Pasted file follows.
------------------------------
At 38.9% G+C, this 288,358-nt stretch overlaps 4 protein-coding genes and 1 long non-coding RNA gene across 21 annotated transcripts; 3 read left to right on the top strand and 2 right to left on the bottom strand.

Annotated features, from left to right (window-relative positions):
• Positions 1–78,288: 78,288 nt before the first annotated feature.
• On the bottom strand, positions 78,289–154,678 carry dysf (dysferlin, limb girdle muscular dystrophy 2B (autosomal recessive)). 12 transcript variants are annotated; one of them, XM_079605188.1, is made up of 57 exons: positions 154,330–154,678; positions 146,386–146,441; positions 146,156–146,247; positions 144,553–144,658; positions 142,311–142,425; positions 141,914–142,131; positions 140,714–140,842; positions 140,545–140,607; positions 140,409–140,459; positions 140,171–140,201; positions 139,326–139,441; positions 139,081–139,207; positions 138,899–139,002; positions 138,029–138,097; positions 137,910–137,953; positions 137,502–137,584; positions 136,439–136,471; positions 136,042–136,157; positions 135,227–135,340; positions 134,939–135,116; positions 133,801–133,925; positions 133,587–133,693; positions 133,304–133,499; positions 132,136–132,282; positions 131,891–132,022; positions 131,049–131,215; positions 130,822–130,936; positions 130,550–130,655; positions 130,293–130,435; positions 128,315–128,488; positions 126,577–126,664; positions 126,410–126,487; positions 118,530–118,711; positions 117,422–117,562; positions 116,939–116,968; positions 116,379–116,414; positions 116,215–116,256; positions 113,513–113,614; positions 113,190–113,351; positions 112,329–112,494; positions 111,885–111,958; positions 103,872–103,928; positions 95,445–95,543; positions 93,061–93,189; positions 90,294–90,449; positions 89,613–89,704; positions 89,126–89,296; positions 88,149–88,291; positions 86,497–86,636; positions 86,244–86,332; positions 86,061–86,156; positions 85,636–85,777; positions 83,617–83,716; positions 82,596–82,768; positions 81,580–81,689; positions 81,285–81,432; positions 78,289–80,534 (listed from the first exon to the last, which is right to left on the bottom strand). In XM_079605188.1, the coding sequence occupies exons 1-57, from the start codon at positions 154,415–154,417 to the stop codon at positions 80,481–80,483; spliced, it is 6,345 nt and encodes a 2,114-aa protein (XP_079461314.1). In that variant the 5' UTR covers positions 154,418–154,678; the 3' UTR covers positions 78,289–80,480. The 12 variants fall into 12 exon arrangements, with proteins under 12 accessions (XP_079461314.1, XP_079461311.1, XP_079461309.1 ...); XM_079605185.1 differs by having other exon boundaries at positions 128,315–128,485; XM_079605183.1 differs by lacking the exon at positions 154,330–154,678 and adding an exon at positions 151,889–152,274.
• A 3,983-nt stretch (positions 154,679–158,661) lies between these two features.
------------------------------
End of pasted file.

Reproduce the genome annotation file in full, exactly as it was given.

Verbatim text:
At 38.9% G+C, this 288,358-nt stretch overlaps 4 protein-coding genes and 1 long non-coding RNA gene across 21 annotated transcripts; 3 read left to right on the top strand and 2 right to left on the bottom strand.

Annotated features, from left to right (window-relative positions):
• Positions 1–78,288: 78,288 nt before the first annotated feature.
• On the bottom strand, positions 78,289–154,678 carry dysf (dysferlin, limb girdle muscular dystrophy 2B (autosomal recessive)). 12 transcript variants are annotated; one of them, XM_079605188.1, is made up of 57 exons: positions 154,330–154,678; positions 146,386–146,441; positions 146,156–146,247; positions 144,553–144,658; positions 142,311–142,425; positions 141,914–142,131; positions 140,714–140,842; positions 140,545–140,607; positions 140,409–140,459; positions 140,171–140,201; positions 139,326–139,441; positions 139,081–139,207; positions 138,899–139,002; positions 138,029–138,097; positions 137,910–137,953; positions 137,502–137,584; positions 136,439–136,471; positions 136,042–136,157; positions 135,227–135,340; positions 134,939–135,116; positions 133,801–133,925; positions 133,587–133,693; positions 133,304–133,499; positions 132,136–132,282; positions 131,891–132,022; positions 131,049–131,215; positions 130,822–130,936; positions 130,550–130,655; positions 130,293–130,435; positions 128,315–128,488; positions 126,577–126,664; positions 126,410–126,487; positions 118,530–118,711; positions 117,422–117,562; positions 116,939–116,968; positions 116,379–116,414; positions 116,215–116,256; positions 113,513–113,614; positions 113,190–113,351; positions 112,329–112,494; positions 111,885–111,958; positions 103,872–103,928; positions 95,445–95,543; positions 93,061–93,189; positions 90,294–90,449; positions 89,613–89,704; positions 89,126–89,296; positions 88,149–88,291; positions 86,497–86,636; positions 86,244–86,332; positions 86,061–86,156; positions 85,636–85,777; positions 83,617–83,716; positions 82,596–82,768; positions 81,580–81,689; positions 81,285–81,432; positions 78,289–80,534 (listed from the first exon to the last, which is right to left on the bottom strand). In XM_079605188.1, the coding sequence occupies exons 1-57, from the start codon at positions 154,415–154,417 to the stop codon at positions 80,481–80,483; spliced, it is 6,345 nt and encodes a 2,114-aa protein (XP_079461314.1). In that variant the 5' UTR covers positions 154,418–154,678; the 3' UTR covers positions 78,289–80,480. The 12 variants fall into 12 exon arrangements, with proteins under 12 accessions (XP_079461314.1, XP_079461311.1, XP_079461309.1 ...); XM_079605185.1 differs by having other exon boundaries at positions 128,315–128,485; XM_079605183.1 differs by lacking the exon at positions 154,330–154,678 and adding an exon at positions 151,889–152,274.
• A 3,983-nt stretch (positions 154,679–158,661) lies between these two features.